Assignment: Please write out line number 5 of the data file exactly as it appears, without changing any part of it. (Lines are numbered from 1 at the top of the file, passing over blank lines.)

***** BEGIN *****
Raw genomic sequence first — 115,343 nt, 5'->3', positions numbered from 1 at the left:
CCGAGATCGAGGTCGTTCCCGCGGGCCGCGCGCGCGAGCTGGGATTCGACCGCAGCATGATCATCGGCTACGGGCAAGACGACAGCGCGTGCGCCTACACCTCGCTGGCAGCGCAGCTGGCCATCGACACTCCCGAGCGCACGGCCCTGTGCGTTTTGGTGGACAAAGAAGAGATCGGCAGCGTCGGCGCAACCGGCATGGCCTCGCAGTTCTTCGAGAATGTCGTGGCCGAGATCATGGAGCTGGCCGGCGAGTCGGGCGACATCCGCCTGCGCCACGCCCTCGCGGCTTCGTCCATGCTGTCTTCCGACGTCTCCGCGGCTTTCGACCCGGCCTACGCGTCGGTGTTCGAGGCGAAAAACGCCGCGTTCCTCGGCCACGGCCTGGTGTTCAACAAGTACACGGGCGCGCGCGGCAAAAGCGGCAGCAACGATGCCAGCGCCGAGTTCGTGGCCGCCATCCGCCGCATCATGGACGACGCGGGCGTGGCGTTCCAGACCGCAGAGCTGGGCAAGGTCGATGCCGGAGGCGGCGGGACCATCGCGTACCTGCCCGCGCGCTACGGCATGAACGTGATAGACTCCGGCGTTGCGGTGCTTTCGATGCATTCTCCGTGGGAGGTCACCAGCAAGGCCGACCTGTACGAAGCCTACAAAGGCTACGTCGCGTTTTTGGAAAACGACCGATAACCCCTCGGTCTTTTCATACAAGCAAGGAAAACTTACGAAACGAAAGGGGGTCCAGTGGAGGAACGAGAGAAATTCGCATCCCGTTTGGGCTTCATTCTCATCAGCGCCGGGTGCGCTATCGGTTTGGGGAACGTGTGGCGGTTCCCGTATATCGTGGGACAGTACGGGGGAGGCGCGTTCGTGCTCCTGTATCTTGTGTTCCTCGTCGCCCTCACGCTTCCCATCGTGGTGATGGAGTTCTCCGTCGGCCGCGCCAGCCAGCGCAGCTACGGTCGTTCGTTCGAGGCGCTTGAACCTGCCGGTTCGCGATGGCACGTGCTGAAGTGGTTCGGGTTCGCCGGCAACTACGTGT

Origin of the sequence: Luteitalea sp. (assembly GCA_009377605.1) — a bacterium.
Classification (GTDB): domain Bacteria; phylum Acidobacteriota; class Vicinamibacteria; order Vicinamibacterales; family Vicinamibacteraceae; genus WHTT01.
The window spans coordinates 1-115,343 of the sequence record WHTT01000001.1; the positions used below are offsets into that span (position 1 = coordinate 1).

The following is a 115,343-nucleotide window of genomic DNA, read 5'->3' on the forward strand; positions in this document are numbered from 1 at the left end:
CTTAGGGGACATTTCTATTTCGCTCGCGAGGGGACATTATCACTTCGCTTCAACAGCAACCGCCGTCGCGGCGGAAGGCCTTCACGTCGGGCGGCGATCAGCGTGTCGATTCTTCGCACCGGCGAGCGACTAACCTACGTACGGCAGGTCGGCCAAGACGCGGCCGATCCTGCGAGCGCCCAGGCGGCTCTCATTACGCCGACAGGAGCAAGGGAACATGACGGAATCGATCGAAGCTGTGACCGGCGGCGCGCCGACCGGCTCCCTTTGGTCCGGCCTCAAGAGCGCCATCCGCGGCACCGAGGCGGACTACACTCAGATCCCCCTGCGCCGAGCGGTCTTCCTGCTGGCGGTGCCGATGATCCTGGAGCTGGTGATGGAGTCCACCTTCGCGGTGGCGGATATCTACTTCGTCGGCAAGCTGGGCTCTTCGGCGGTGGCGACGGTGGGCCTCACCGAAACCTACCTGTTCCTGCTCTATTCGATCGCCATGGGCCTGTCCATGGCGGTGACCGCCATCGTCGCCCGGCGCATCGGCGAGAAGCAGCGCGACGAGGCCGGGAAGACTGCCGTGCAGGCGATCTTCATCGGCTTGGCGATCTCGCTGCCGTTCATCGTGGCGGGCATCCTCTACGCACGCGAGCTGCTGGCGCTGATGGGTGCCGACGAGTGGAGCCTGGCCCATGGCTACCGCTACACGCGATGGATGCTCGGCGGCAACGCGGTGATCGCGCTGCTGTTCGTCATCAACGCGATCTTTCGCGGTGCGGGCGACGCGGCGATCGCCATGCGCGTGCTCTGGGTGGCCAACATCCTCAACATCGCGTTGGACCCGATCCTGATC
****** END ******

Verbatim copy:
The window spans coordinates 1-115,343 of the sequence record WHTT01000001.1; the positions used below are offsets into that span (position 1 = coordinate 1).